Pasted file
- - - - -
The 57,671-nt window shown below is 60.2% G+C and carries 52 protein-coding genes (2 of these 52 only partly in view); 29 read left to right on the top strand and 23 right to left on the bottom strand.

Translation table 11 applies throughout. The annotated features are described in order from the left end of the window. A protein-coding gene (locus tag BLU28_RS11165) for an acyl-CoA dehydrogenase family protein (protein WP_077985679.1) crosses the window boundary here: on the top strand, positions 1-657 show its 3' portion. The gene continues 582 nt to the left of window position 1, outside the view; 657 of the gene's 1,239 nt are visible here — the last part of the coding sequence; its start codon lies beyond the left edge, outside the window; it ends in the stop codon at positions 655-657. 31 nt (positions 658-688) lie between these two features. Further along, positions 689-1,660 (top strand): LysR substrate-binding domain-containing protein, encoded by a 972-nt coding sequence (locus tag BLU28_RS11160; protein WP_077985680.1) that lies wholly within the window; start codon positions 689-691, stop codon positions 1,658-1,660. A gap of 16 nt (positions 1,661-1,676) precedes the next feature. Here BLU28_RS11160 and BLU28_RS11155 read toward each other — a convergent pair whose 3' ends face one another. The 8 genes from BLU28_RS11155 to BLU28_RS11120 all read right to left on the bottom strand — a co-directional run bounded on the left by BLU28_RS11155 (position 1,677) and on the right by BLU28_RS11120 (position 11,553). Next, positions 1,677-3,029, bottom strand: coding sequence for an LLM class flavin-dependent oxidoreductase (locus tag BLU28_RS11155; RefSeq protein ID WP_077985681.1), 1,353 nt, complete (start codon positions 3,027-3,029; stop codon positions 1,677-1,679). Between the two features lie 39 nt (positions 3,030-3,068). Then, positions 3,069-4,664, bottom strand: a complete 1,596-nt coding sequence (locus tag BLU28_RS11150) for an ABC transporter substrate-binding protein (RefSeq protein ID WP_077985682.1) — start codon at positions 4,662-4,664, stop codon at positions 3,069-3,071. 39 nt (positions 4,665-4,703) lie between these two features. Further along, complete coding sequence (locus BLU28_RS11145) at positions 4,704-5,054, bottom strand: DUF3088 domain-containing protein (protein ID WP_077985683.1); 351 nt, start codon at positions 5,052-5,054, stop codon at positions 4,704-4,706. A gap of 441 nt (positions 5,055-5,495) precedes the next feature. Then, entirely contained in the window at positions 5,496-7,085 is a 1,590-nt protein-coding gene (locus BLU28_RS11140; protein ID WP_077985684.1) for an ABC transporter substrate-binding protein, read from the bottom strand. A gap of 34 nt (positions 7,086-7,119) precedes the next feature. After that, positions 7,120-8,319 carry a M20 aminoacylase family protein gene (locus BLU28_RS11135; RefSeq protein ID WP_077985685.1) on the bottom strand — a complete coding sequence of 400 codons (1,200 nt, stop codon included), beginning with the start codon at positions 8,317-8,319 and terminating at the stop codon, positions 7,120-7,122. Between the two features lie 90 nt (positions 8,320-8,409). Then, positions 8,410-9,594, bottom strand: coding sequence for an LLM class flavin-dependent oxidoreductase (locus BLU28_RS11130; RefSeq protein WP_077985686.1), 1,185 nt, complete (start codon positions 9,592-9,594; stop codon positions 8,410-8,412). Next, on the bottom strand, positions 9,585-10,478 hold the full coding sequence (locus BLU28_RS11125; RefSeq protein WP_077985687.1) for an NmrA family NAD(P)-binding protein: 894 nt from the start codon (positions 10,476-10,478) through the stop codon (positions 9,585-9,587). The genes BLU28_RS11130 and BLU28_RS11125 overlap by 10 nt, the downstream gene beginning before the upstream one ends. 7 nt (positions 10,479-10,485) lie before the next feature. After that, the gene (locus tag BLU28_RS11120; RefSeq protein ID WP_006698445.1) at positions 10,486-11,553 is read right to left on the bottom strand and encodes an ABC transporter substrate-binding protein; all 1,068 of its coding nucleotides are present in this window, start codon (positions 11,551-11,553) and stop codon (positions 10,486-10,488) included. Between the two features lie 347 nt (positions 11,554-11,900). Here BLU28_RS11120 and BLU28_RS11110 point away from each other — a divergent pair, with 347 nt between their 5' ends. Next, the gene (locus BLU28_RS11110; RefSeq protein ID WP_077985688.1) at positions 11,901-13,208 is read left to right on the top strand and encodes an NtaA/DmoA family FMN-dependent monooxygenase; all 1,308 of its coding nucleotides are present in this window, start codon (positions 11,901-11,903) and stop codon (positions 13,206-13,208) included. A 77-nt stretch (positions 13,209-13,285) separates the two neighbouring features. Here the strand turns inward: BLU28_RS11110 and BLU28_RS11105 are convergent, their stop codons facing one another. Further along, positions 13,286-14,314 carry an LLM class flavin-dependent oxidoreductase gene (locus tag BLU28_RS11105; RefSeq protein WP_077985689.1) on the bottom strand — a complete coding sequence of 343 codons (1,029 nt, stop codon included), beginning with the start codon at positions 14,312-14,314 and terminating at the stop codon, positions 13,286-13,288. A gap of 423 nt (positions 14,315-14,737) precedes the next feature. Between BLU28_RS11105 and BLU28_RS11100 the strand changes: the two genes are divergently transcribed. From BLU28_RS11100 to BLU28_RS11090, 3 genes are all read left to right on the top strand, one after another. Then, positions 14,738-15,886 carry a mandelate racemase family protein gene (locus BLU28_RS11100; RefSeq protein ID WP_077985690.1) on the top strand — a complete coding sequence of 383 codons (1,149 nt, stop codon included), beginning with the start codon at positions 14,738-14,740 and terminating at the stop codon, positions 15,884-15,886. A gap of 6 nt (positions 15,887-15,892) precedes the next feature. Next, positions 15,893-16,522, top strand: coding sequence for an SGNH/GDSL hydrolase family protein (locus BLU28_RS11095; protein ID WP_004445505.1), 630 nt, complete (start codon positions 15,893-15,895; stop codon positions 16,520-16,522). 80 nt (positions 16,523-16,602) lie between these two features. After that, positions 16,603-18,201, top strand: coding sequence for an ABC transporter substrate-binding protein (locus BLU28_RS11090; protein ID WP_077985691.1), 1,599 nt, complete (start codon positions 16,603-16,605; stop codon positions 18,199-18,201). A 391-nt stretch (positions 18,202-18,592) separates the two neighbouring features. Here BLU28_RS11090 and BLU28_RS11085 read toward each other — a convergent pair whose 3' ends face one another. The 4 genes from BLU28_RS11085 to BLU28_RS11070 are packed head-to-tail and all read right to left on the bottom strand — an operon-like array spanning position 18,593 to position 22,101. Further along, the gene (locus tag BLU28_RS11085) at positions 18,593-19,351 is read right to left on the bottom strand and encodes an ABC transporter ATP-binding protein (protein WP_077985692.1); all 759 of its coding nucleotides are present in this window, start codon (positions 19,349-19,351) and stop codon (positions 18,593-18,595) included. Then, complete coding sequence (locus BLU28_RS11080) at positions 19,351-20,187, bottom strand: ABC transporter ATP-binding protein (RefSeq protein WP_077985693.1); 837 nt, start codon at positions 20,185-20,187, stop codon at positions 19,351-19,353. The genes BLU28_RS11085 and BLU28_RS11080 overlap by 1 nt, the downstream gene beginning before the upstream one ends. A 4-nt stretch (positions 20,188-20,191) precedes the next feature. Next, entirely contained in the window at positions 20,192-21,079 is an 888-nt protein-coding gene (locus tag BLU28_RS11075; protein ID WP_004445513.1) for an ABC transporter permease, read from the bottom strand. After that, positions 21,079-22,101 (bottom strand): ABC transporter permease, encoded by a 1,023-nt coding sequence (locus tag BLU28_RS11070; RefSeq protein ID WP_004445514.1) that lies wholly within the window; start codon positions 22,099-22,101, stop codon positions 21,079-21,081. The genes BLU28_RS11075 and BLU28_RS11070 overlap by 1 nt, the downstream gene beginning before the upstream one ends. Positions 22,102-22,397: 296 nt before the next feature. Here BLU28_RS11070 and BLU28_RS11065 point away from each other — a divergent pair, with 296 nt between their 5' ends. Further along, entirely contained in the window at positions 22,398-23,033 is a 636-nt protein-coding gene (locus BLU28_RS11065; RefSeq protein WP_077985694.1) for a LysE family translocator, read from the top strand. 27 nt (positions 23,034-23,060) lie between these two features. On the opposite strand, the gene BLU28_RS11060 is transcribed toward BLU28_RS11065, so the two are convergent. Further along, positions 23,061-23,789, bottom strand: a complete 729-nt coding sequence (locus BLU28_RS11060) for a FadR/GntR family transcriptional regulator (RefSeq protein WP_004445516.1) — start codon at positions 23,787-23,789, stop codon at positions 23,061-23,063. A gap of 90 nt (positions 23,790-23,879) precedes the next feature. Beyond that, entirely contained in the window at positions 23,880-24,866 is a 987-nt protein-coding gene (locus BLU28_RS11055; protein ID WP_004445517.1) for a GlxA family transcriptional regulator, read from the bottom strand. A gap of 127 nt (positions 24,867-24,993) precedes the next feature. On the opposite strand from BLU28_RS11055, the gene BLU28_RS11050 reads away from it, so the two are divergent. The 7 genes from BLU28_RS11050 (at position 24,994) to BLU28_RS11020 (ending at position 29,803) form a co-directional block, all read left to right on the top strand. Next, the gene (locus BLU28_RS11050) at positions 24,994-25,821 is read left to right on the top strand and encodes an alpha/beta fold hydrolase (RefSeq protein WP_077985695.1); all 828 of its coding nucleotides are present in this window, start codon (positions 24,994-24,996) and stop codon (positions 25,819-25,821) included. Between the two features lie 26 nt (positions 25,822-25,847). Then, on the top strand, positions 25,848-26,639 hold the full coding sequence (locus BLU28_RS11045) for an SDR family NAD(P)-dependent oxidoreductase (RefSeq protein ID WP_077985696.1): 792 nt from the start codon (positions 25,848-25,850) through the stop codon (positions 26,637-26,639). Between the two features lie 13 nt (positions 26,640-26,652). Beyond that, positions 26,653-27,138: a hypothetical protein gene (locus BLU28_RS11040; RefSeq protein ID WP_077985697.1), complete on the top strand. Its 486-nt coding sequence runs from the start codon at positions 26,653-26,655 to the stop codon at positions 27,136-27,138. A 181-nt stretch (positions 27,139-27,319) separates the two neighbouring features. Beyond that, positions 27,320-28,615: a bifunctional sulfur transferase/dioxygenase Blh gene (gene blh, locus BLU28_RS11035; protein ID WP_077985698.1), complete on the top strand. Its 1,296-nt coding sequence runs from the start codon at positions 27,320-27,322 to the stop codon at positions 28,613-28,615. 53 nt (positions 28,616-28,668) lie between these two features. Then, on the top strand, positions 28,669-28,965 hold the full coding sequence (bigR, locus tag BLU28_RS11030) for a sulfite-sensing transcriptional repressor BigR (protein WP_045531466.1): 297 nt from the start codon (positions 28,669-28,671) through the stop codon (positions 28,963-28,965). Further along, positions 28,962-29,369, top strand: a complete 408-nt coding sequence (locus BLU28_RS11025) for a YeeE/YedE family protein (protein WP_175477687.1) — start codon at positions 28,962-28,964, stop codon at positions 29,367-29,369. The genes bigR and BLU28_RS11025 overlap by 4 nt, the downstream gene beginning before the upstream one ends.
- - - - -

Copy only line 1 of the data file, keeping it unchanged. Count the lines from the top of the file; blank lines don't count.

The 57,671-nt window shown below is 60.2% G+C and carries 52 protein-coding genes (2 of these 52 only partly in view); 29 read left to right on the top strand and 23 right to left on the bottom strand.